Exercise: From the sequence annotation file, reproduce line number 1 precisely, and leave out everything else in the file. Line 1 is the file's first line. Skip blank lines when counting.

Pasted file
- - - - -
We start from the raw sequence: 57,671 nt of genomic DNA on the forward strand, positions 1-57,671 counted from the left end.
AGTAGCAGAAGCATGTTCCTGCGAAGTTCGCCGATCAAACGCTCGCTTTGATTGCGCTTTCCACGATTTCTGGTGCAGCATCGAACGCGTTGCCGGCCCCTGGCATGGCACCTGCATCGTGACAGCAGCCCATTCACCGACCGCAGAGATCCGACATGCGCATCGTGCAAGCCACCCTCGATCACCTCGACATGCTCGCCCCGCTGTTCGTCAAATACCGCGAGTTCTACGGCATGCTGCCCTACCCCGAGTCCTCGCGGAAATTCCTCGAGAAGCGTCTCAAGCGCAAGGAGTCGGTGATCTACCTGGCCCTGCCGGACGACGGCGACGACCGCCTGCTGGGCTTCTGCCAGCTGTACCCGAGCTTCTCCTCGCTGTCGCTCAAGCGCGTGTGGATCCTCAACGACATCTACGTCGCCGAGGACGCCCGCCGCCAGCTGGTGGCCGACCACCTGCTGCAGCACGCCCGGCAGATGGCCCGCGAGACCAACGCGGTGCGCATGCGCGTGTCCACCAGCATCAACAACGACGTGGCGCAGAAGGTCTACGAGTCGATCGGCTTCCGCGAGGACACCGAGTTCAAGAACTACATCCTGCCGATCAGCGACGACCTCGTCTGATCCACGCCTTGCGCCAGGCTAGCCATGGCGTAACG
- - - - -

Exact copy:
We start from the raw sequence: 57,671 nt of genomic DNA on the forward strand, positions 1-57,671 counted from the left end.